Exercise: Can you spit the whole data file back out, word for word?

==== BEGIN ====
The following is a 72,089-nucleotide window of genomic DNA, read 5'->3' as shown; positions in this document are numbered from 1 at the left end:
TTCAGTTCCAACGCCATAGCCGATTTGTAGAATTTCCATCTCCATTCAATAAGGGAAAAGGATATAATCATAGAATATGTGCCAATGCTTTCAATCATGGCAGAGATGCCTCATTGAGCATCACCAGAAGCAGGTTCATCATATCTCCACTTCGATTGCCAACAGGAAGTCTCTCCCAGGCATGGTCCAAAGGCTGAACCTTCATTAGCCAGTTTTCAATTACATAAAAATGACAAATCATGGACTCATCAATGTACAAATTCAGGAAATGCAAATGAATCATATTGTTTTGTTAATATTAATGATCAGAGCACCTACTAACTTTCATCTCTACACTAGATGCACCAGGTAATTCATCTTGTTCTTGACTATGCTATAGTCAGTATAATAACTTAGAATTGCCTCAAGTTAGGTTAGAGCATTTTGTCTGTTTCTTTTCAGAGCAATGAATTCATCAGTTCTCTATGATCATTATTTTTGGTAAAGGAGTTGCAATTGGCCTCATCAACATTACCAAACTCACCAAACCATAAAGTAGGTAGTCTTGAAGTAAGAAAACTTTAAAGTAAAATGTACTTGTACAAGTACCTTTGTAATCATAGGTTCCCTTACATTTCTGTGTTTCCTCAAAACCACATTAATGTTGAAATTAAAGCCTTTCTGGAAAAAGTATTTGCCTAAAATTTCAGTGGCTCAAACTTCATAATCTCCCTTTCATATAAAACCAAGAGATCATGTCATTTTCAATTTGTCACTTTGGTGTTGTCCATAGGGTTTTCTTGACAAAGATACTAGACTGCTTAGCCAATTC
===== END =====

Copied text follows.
The following is a 72,089-nucleotide window of genomic DNA, read 5'->3' as shown; positions in this document are numbered from 1 at the left end:
TTCAGTTCCAACGCCATAGCCGATTTGTAGAATTTCCATCTCCATTCAATAAGGGAAAAGGATATAATCATAGAATATGTGCCAATGCTTTCAATCATGGCAGAGATGCCTCATTGAGCATCACCAGAAGCAGGTTCATCATATCTCCACTTCGATTGCCAACAGGAAGTCTCTCCCAGGCATGGTCCAAAGGCTGAACCTTCATTAGCCAGTTTTCAATTACATAAAAATGACAAATCATGGACTCATCAATGTACAAATTCAGGAAATGCAAATGAATCATATTGTTTTGTTAATATTAATGATCAGAGCACCTACTAACTTTCATCTCTACACTAGATGCACCAGGTAATTCATCTTGTTCTTGACTATGCTATAGTCAGTATAATAACTTAGAATTGCCTCAAGTTAGGTTAGAGCATTTTGTCTGTTTCTTTTCAGAGCAATGAATTCATCAGTTCTCTATGATCATTATTTTTGGTAAAGGAGTTGCAATTGGCCTCATCAACATTACCAAACTCACCAAACCATAAAGTAGGTAGTCTTGAAGTAAGAAAACTTTAAAGTAAAATGTACTTGTACAAGTACCTTTGTAATCATAGGTTCCCTTACATTTCTGTGTTTCCTCAAAACCACATTAATGTTGAAATTAAAGCCTTTCTGGAAAAAGTATTTGCCTAAAATTTCAGTGGCTCAAACTTCATAATCTCCCTTTCATATAAAACCAAGAGATCATGTCATTTTCAATTTGTCACTTTGGTGTTGTCCATAGGGTTTTCTTGACAAAGATACTAGACTGCTTAGCCAATTC